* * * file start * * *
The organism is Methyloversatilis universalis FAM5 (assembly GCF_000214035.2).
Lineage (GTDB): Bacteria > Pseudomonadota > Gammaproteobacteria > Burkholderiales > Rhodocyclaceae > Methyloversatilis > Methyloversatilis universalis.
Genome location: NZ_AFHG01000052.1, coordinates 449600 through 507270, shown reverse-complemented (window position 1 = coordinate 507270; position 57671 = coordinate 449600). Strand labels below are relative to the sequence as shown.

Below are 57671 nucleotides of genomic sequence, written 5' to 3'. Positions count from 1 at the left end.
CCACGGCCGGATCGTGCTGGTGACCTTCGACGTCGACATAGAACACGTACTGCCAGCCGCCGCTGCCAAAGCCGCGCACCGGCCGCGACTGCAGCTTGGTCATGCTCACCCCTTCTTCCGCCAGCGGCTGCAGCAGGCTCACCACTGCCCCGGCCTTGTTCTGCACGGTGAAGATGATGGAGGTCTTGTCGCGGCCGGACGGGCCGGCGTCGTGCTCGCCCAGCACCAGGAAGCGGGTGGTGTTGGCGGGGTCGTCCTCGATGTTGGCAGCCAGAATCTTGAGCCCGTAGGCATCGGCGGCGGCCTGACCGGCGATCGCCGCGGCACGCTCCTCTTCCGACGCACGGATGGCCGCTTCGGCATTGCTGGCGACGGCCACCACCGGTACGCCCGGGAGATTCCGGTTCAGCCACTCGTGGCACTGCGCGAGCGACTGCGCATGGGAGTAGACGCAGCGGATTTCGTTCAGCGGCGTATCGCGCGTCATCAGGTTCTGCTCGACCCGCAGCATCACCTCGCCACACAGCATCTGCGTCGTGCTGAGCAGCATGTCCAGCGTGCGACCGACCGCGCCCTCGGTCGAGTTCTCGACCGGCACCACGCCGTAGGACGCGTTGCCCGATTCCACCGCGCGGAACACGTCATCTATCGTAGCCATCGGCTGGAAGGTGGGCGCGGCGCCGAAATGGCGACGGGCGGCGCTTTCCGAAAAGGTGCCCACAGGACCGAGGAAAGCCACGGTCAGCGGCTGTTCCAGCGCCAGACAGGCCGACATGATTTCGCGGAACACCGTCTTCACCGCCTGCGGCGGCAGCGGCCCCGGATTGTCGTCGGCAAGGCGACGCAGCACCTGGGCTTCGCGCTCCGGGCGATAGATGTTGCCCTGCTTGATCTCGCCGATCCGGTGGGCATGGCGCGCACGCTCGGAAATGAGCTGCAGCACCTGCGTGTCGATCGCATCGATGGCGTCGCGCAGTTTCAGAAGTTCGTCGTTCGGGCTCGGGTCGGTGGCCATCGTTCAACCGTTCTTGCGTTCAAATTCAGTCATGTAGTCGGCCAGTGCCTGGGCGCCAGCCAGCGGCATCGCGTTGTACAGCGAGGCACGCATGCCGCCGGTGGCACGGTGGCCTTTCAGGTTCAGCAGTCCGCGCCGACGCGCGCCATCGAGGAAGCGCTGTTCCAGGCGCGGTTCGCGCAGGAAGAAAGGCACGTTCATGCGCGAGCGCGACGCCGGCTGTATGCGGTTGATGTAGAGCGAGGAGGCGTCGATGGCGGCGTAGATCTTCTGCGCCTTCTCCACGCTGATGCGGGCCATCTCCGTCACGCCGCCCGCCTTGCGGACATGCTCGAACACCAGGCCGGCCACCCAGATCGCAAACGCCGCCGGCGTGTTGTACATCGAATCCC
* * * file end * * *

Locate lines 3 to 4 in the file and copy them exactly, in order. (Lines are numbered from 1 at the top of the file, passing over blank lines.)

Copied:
Genome location: NZ_AFHG01000052.1, coordinates 449600 through 507270, shown reverse-complemented (window position 1 = coordinate 507270; position 57671 = coordinate 449600). Strand labels below are relative to the sequence as shown.

Below are 57671 nucleotides of genomic sequence, written 5' to 3'. Positions count from 1 at the left end.